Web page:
16. HEALTHCARE QUALITY AND ITS EFFECTS ON GROWTH. A REGIONAL ANALYSIS

    Directory of Open Access Journals (Sweden)

    Ana Iolanda VODA

    2015-11-01

    Full Text Available The purpose of our paper is to analyse the relation between the inequalities of the healthcare system and economic growth. With respect to methodology, we focus on the eight development regions of Romania which group counties with different development levels and complementary economies. By using descriptive and comparative analyses, we aim at highlighting the discrepancies of the Romanian system considering the following indicators: life expectancy at birth (years, standardised death rate, all causes of death per 100 000 inhabitants, infant mortality, physicians or doctors (per 100000 inhabitants, dentists (per 100000 inhabitants, number of nurses (per 100000 inhabitants, available beds in hospitals, number of hospitals available in the regions and family care units.

  17. The fear factor in healthcare: employee information sharing.

    Science.gov (United States)

    Malvey, Donna; Fottler, Myron D; Sumner, Jennifer

    2013-01-01

    This study looks at employee information sharing among hospitals, a topic that is underresearched, underreported, and under the radar for most healthcare leaders. We initiated the research under the assumption that executives in healthcare are reluctant to share employment reference information about staff beyond the employee's name, dates of employment, and position held. We believed executives take this precaution because they fear being sued by the employee for defamation. However, not obtaining the necessary and critical information to hire a competent employee can open the potential employer up to a negligence lawsuit if it hires someone who jeopardizes the safety of patients or staff. Hence, the hiring organization faces a double-edged sword: On one side, it cannot get the critical information on a potential applicant from the previous employer due to a culture of "fear in sharing" information; on the other side, if it unwittingly hires a poor or dangerous applicant who threatens safety, it runs the risk of a negligence lawsuit for failure to ascertain information before the hire. Prior studies demonstrate that the likelihood of a successful defamation lawsuit is low and information sharing of factual incidents is unlikely to result in successful lawsuits. Why, then, are healthcare executives unwilling to provide comprehensive references when they should be aware that sustaining a culture of silence increases the potential for hiring a bad employee and seriously jeopardizes the security and safety of patients, other staff, and the public? This article's primary contribution to the literature is to offer the first nationwide study to empirically test the current levels of employee information sharing among hospitals. It is also the first study to focus exclusively on healthcare. Furthermore, this research considers factors that might influence executives in their willingness to share employee reference information. The study reveals that a culture of silence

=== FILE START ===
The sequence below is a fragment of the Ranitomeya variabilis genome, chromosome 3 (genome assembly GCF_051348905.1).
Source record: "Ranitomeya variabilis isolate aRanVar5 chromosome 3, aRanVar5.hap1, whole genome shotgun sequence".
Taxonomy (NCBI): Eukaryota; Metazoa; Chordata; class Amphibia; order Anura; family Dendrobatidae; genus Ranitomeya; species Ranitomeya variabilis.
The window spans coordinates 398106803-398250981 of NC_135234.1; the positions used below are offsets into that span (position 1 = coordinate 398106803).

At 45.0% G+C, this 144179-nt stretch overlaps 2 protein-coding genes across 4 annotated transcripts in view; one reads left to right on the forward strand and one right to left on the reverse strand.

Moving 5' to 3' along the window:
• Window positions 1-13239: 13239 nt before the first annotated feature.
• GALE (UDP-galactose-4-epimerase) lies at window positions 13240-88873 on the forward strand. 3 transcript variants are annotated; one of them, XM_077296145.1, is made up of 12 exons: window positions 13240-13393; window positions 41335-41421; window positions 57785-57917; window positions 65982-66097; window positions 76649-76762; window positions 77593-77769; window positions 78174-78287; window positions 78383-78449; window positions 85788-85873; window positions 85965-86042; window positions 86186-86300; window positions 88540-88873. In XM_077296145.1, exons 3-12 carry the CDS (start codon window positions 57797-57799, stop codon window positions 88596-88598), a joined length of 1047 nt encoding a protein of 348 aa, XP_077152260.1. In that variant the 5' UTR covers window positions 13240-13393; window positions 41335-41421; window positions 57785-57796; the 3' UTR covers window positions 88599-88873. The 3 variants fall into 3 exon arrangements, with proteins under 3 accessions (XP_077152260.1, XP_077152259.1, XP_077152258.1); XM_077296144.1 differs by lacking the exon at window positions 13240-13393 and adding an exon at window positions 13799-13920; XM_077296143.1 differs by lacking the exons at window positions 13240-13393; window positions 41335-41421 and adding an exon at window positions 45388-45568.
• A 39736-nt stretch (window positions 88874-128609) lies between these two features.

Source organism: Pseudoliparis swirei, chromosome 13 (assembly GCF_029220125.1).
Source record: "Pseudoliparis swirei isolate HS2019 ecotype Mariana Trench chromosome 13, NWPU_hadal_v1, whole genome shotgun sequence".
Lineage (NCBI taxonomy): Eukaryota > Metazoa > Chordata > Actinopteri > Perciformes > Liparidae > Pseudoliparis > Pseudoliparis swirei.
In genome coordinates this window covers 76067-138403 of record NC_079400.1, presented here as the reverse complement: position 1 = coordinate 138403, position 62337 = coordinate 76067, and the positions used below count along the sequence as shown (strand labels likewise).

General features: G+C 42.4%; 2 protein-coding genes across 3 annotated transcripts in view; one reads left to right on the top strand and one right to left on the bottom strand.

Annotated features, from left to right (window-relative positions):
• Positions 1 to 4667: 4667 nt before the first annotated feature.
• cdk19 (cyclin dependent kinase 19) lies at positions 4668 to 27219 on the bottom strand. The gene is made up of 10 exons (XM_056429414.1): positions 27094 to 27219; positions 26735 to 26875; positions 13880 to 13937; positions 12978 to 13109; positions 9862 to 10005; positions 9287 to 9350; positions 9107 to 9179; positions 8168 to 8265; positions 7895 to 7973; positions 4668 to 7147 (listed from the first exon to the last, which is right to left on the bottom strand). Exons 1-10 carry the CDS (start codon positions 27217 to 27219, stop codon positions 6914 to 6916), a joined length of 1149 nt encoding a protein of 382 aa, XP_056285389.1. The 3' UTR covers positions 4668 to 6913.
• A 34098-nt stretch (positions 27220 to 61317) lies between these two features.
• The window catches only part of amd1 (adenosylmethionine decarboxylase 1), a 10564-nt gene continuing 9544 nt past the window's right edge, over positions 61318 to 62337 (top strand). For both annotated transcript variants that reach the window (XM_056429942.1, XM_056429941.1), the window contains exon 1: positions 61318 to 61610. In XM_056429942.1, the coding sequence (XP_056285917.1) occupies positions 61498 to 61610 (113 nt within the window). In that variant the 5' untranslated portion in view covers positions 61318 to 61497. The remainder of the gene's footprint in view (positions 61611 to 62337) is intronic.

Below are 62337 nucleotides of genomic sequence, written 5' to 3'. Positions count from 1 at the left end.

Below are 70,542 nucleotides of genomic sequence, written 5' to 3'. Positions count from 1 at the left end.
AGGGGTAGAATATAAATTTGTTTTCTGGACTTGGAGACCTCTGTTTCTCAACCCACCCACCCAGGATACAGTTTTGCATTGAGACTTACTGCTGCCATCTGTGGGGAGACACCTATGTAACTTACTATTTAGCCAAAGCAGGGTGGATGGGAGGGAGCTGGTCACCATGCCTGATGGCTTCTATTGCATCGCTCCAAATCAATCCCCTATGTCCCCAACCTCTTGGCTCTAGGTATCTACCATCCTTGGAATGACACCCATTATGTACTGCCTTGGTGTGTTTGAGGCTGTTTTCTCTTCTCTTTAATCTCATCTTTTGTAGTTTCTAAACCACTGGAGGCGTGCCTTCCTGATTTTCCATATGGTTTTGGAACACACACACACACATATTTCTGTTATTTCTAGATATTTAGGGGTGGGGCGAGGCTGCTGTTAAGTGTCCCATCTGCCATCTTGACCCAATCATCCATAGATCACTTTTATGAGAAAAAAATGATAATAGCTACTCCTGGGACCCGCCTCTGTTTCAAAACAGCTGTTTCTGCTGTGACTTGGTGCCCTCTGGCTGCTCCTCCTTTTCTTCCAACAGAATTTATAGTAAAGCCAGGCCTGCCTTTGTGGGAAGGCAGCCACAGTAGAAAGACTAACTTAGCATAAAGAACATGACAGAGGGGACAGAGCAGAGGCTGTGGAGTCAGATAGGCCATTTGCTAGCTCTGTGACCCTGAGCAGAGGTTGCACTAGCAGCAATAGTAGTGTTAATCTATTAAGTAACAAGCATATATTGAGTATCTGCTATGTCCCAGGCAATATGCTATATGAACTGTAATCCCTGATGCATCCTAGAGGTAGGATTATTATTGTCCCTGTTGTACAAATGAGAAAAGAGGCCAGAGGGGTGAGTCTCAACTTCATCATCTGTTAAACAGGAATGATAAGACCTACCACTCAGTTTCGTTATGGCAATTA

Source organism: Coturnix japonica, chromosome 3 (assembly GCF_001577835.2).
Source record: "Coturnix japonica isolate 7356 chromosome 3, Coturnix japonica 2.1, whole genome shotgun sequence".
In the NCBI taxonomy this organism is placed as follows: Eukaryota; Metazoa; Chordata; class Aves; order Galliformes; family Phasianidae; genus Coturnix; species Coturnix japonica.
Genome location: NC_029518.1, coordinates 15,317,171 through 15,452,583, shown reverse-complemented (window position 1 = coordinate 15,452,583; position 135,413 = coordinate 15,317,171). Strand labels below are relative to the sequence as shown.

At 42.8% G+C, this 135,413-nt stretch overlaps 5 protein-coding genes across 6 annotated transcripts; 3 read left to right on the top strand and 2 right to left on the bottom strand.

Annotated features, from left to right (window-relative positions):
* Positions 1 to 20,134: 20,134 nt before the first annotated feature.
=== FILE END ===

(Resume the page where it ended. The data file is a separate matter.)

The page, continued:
18. The development of a risk identification screening framework for healthcare information systems.

    Science.gov (United States)

    Keay, Elizabeth; Kushniruk, Andre

    2009-01-01

    Health information systems are costly, especially when they are not used or when they impede workflow. Risk assessment is used to identify and remedy problem areas so that systems are safe. While there are discussions of design project risk management, for example, see McConnell [1], there is little information about screening the fit of a system with respect to its users, the task and the healthcare organization. Such analyses could be important in improving the fit of information systems in healthcare, thereby decreasing risk of system and project failure. A risk-screening framework for health informatics is presented. PMID:19380968

  19. OHMF: A Query Based Optimal Healthcare Medication Framework

    OpenAIRE

    Majhi, Santosh Kumar; Bera, Padmalochan

    2014-01-01

    Today cloud computing infrastructure is largely being deployed in healthcare to access various healthcare services easily over the Internet on an as needed basis. The main advantage of healthcare cloud is that it can be used as a tool for patients, medical professionals and insurance providers, to query and coordinate among medical departments, organizations and other healthcare related hubs. Although healthcare cloud services can enable better medication process with high responsiveness, but...

  20. Factors affecting the adoption of healthcare information technology

    OpenAIRE

    Naenna, Thanakorn; Phichitchaisopa, Nisakorn

    2013-01-01

    In order to improve the quality and performance of healthcare services, healthcare information technology is among the most important technology in healthcare supply chain management. This study sets out to apply and test the Unified Theory of Acceptance and Use of Technology (UTAUT), to examine the factors influencing healthcare Information Technology (IT) services. A structured questionnaire was developed and distributed to healthcare representatives in each province surveyed in Thailand...